Whether or not they have been exposed to violence or trauma themselves, third grade students at Medeiros Elementary School selflessly empathized with those who have by making and donating over 40 blankets to Focusing on Children Under Stress, a program that helps students who have undergone a emotionally disturbing experience by making sure the school they attend knows to focus on the child and handle them with care.
“We knew we wanted the blankets to go somewhere in our community and we thought the children in this program would like them and appreciate having a blanket made especially for them,” said third grade teacher Kim Robison. “Our students were very excited to make the blankets and to be helping other children in their community.”
FOCUS was modeled after a similar program in West Virginia called Handle With Care in 2016, which aims to decrease the effects of a child’s exposure to violence and trauma as research shows that prolonged exposure to either can hinder their ability to learn, form relationships and focus in the classroom.
Through FOCUS, information about children who may have been exposed to a traumatic event is sent to the Stanislaus Drug Enforcement Agency, which will then forward the information to the school district superintendent by the next school day to alert the school that the child may exhibit academic or behavioral problems. While no specific details about the traumatic incident are provided, school officials and teachers are asked to focus on the child and handle them with care.
“We just want to give a heads up, especially to the school that something has happened in this child’s life that may affect them from learning,” said SDEA agent and FOCUS Program Coordinator George Papadopoulos. ““It could because a child sees mom go on a gurney to the hospital and dad being handcuffed and taken to jail, or if there was a search warrant on their residence and people are coming in the front door dressed in tactical gear and guns drawn. It could be because their grandma passed away in the middle of the night or the family dog got run over by the neighbor’s car — it doesn't have to be criminal.
“These are all traumatic to children, so if the child is engaging in behavior that is not normal, they should take that extra step and just ask if everything is okay because when children think that nobody cares, then they aren’t going to even bother going to school. If we can prevent that, if we can just save one child, then to me the whole program was a success,” continued Papadopoulos.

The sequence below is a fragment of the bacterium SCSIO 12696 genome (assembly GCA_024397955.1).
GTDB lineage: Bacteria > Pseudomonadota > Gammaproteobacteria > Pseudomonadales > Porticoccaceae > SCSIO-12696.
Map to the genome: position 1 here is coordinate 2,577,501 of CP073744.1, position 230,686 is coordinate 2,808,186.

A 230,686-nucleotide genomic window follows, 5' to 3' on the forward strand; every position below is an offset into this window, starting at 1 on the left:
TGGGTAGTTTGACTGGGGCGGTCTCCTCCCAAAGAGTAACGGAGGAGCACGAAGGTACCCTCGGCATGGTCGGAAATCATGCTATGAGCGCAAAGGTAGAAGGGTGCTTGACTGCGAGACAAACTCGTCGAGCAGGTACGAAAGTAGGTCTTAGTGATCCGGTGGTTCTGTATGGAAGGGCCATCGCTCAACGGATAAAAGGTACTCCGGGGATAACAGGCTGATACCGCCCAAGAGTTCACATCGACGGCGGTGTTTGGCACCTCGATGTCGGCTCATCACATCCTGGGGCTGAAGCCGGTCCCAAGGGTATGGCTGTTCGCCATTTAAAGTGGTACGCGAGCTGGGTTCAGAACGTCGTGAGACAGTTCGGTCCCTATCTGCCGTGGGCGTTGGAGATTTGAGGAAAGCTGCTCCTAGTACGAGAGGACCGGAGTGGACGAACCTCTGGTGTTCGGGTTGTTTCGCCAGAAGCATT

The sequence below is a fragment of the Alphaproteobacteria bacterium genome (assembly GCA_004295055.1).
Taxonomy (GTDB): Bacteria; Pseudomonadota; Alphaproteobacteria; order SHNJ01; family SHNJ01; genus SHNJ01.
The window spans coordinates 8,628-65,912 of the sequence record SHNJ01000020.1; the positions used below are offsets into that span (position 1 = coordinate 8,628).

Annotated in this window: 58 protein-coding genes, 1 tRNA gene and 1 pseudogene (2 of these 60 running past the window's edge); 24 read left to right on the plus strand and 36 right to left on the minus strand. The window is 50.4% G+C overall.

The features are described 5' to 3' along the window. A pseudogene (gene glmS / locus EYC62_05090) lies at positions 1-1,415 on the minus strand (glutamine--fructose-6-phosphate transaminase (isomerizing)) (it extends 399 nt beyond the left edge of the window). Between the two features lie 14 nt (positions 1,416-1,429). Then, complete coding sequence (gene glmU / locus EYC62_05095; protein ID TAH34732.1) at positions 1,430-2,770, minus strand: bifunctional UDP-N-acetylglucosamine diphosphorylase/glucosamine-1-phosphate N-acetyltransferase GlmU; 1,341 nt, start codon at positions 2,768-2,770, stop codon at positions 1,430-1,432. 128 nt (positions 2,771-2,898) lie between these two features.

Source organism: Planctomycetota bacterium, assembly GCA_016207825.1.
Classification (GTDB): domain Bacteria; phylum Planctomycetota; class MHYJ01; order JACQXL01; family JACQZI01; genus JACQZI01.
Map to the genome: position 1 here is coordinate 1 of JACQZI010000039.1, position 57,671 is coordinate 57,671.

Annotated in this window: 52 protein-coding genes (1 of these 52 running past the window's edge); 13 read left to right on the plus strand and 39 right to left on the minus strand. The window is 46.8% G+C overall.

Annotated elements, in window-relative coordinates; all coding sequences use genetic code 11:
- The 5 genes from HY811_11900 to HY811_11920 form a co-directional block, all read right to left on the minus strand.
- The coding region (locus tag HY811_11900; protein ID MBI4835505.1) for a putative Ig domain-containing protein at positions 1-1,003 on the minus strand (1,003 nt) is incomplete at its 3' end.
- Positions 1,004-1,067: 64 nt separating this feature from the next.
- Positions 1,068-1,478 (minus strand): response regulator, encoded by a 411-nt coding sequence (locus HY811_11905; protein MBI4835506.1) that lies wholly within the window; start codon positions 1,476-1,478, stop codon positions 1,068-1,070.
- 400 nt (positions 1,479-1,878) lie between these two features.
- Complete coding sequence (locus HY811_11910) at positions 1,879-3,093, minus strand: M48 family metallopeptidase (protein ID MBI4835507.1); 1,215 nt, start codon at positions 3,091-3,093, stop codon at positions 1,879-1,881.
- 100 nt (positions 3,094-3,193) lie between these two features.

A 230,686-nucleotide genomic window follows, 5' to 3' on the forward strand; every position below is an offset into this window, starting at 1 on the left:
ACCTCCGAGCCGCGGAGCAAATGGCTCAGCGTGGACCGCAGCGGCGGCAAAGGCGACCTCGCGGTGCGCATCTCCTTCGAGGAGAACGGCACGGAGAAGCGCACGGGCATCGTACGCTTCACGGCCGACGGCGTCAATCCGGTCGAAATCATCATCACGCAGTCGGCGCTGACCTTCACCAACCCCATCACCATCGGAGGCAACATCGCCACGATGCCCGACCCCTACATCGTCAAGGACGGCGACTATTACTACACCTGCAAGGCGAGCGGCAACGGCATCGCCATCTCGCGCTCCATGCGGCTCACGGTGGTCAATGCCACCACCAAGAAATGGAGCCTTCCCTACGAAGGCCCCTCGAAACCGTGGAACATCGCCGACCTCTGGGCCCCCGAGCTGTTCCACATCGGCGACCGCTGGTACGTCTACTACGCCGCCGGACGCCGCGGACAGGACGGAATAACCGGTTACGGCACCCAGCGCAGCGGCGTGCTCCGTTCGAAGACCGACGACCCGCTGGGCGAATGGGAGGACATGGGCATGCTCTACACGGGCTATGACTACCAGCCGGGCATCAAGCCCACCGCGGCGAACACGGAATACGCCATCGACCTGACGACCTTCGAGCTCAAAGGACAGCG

Robison said that the third graders' donation to FOCUS was rooted in their own program called Fortunate Fridays, which teachers started to help students realize how fortunate they are to have the things they have, as well as help out others who are less fortunate. When she and the other third grade teachers found out about FOCUS from Papadopoulos, they decided to have students make and donate the blankets to the organization to “help kids in a time where they need it most.”
“We feel our students benefit from celebrating Fortunate Fridays and service learning in many ways. They learn to see themselves as part of a community both local and global. They also learn to appreciate the things they have and they learn that their actions can have a positive impact on the world,” said Robison. “Making blankets was a very tangible way to show them that they are making a difference in our community and county. The students loved hearing about how kids will be very grateful for these blankets. This is a great program that our county has and we were very happy to support it.”
Robison said the five third grade classes at Medeiros each took about an hour and a half to make about 45 blankets for FOCUS.
“They loved making them,” said Robison. “It was a great team building experience for all of the students and to have them be helping others and making a difference in the life of someone else was very rewarding for them.”
Papadopoulos said that SDEA will distribute these blankets to the children who receive help from FOCUS after they are exposed to traumatic or violent experiences. A number of blankets were also given to Child Protective Services and the Stanislaus Family Justice Center in Modesto.
“It kind of choked me up to find the words to say thank you to those kids,” said Papadopoulos. “These blankets are going to someone who doesn’t have it as good, so it was a very heartwarming thing.”
For more information on FOCUS, visit focuscalifornia.org.